That tomorrow will never happen
But, of course, climate change is different, the first crisis that, though it affects the most vulnerable first and hardest, will eventually come for us all.
Let me bring my home to yours
Let’s watch as Miami, New York,
Shanghai, Amsterdam, London
Rio de Janeiro and Osaka
Try to breathe underwater . . .
None of us is immune.
Science can tell us a good deal about this crisis. Jason Box, an American glaciologist who organized the trip, has spent the last twenty-five years journeying to Greenland. “We called this place where we are now the Eagle Glacier because of its shape when we first came here five years ago,” Box said. “But now the head and the wings of the bird have melted away. I don’t know what we should call it now, but the eagle is dead.” He busied himself replacing the batteries in his remote weather stations, scattered across the ice. They tell one story, but his colleague Alun Hubbard, a Welsh scientist, conceded that there were limits to what instruments could explain. “It’s just gobsmacking looking at the trauma of the landscape,” he said. “I just couldn’t register the scale of how the ice sheet had changed in my head.”
But artists can register scale. They can transpose the fact of melting ice to inundated homes and bewildered lives, gauge it against long history and lost future. Science and economics have no real way to value the fact that people have lived for millennia in a certain rhythm, have eaten the food and sung the songs of certain places that are now disappearing. This is a cost only art can measure, and it makes sense that the units of that measurement are sadness and fury — and also, remarkably, hope. The women’s poem, shouted into the chill wind, ended like this:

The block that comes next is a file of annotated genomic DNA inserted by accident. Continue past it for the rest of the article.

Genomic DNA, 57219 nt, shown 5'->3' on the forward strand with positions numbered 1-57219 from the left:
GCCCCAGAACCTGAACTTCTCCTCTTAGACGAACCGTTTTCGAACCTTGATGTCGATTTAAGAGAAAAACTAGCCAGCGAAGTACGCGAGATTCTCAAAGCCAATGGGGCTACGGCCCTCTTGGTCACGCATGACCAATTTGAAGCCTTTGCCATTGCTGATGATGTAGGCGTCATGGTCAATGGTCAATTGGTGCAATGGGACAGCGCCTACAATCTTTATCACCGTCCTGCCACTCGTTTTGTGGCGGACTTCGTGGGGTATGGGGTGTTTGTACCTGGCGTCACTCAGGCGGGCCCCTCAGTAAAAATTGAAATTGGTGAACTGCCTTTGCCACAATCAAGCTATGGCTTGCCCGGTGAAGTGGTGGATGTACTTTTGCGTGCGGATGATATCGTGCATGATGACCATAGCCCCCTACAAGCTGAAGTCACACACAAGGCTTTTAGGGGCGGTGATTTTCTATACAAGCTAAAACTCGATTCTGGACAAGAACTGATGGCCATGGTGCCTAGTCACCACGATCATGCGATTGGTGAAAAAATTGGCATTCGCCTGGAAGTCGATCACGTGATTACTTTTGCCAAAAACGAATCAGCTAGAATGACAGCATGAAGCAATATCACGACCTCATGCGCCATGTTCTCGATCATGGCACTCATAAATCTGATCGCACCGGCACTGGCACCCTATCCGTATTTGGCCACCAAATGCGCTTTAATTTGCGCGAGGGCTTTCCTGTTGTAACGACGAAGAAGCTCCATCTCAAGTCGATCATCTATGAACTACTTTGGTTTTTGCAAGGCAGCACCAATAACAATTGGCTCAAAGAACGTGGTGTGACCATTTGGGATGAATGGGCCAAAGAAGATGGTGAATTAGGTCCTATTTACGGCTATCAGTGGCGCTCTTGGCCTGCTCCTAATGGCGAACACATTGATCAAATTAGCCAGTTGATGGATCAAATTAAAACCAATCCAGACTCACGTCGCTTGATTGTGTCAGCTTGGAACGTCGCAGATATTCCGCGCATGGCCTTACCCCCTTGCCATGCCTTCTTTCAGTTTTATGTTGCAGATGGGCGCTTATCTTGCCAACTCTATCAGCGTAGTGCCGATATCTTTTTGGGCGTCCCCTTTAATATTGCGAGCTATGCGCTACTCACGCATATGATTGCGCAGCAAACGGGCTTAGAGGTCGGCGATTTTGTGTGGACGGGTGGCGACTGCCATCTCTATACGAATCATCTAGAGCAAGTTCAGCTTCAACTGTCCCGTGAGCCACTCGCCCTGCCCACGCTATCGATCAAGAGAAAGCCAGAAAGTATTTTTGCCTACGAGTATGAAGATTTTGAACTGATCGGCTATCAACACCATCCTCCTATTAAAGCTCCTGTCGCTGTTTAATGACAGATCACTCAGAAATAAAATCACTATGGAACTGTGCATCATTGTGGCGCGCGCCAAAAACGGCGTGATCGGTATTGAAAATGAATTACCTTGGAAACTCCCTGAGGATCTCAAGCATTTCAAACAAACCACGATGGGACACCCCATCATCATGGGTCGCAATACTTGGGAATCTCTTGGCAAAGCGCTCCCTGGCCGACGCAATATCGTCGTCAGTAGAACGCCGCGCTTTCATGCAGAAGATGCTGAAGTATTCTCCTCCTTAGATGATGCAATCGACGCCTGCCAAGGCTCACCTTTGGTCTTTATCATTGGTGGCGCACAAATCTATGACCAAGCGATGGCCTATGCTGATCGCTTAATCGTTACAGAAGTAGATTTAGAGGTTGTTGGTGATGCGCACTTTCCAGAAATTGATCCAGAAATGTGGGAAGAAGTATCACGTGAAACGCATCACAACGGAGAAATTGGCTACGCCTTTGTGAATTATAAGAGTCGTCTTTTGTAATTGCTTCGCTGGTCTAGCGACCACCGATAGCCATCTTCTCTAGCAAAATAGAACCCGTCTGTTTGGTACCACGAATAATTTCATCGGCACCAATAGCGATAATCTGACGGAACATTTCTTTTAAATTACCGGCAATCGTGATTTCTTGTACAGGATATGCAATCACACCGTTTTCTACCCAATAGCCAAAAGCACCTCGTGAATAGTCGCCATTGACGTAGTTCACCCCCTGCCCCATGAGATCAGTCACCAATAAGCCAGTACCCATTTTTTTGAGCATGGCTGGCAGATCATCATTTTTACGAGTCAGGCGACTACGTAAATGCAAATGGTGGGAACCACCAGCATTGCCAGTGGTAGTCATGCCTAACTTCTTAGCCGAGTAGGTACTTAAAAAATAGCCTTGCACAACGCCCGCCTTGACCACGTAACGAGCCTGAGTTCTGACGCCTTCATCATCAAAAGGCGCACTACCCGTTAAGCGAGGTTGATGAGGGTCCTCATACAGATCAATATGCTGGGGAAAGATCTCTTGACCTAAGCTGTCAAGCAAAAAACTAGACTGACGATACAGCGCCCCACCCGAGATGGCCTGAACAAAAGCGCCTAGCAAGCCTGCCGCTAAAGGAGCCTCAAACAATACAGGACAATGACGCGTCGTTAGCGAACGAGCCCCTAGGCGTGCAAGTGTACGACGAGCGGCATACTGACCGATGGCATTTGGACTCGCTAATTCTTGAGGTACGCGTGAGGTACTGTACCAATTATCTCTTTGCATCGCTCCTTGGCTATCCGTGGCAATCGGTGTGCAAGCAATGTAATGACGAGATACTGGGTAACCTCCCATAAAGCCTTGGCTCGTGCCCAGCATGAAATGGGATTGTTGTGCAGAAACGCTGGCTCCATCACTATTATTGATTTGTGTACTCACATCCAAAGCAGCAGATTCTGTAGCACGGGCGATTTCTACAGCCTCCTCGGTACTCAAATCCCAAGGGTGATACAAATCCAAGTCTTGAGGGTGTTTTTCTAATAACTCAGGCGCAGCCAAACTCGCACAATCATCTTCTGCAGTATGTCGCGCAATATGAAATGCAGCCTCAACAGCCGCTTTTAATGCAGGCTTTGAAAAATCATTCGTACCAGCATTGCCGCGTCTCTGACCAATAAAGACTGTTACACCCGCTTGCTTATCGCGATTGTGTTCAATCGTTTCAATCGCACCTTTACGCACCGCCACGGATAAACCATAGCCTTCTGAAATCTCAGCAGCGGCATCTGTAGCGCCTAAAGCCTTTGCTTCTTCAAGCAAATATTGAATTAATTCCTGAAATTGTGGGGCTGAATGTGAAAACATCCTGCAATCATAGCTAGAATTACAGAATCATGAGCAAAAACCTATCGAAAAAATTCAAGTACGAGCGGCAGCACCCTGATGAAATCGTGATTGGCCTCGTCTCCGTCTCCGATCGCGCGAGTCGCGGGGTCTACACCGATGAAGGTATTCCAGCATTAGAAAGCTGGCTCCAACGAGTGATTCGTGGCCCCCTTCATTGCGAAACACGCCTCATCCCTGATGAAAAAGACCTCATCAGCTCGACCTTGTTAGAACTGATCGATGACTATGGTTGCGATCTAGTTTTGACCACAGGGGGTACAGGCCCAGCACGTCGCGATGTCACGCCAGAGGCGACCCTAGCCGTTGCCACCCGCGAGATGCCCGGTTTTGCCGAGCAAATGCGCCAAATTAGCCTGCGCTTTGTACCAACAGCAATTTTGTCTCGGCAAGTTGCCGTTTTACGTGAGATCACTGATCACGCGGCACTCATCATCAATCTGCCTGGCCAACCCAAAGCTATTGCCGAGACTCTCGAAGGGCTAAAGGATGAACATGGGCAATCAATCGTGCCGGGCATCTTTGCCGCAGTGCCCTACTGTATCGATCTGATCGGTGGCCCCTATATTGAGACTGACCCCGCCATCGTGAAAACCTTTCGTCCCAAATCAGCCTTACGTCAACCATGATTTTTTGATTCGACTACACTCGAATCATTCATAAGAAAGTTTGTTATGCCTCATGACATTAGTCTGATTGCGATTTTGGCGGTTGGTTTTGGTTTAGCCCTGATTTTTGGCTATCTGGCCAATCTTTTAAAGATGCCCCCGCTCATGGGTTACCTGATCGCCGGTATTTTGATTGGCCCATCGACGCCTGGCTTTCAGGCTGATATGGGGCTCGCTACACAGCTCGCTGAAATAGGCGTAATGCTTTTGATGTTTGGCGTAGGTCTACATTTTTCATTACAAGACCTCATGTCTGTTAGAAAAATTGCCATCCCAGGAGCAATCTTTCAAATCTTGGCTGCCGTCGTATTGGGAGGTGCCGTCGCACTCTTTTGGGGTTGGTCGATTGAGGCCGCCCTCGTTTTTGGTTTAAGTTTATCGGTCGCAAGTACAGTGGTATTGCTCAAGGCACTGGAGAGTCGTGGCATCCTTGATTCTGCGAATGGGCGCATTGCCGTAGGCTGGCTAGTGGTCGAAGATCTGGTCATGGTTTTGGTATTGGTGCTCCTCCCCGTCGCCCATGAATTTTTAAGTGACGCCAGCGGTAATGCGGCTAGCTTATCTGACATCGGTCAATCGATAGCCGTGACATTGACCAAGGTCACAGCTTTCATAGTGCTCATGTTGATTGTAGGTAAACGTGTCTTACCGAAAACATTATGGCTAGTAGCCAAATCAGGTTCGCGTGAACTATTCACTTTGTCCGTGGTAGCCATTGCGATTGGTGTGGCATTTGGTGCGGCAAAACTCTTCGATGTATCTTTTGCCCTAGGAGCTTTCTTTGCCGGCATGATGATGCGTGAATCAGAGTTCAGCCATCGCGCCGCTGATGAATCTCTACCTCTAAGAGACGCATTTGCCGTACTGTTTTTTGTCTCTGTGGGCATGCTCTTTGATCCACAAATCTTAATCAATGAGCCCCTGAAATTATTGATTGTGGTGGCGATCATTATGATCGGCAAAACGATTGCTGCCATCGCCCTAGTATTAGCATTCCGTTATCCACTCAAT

Life in all forms demands
The same respect we all give to money . . .
So each and every one of usHas to decideIf weWillRise
And so, we must — in fact, this book will end with a description of what that rising might look like. But if, as now seems certain, the melt continues, then the villages of the Marshalls and the ports of Greenland will be overwhelmed. And we will all be a little poorer, because a way of being will have been cut off. The puzzle of being human will have lost some of its oldest, most artful pieces.
“The loss of Venice,” Jeff Goodell writes, wouldn’t be about just the loss of present-day Venetians. “It’s the loss of the stones in the narrow streets where Titian and Giorgione walked. It’s the loss of eleventh- century mosaics in the basilica, and the unburied home of Marco Polo, and palazzos along the Grand Canal. . . . The loss of Venice is about the loss of a part of ourselves that reaches back in time and binds us together as civilized people.”
We all have losses already. Where I live, it’s the seasons: winter doesn’t reliably mean winter anymore, and so the way we’ve always viscerally told time has begun to break down. In California, it’s the sense of ease: the smell of the fire next time lingers in the eucalyptus groves. There are many ways to be poorer, and we’re going to find out all of them.
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Precarious work poses ‘serious consequences’ for millennials’ mental health, report says | The Star
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Why Do We Fear the Blind?
By ROSEMARY MAHONEYJAN
BRISTOL, R.I. — A FEW years ago, when I mentioned to a woman I met at a party that I was teaching in a school for the blind, she seemed confused. “Can I just ask you one question?” she said. “How do you talk to your students?”
I explained that the students were blind, not deaf. Raising the palms of her hands at me, as if to stem further misunderstanding, she said: “Yes, I know they’re not deaf. But what I really mean is, how do you actually talk to them?”
I knew, because I had been asked this question before by reasonably intelligent people, that the woman didn’t know exactly what she meant. All she knew was that in her mind there existed a substantial intellectual barrier between the blind and the sighted. The blind could hear, yes. But could they properly understand?
Throughout history and across cultures the blind have been traduced by a host of mythologies such as this. They have variously been perceived as pitiable idiots incapable of learning, as artful masters of deception or as mystics possessed of supernatural powers.
One of the most persistent misconceptions about blindness is that it is a curse from God for misdeeds perpetrated in a past life, which cloaks the blind person in spiritual darkness and makes him not just dangerous but evil.
A majority of my blind students at the International Institute for Social Entrepreneurs in Trivandrum, India, a branch of Braille Without Borders, came from the developing world: Madagascar, Colombia, Tibet, Liberia, Ghana, Kenya, Nepal and India.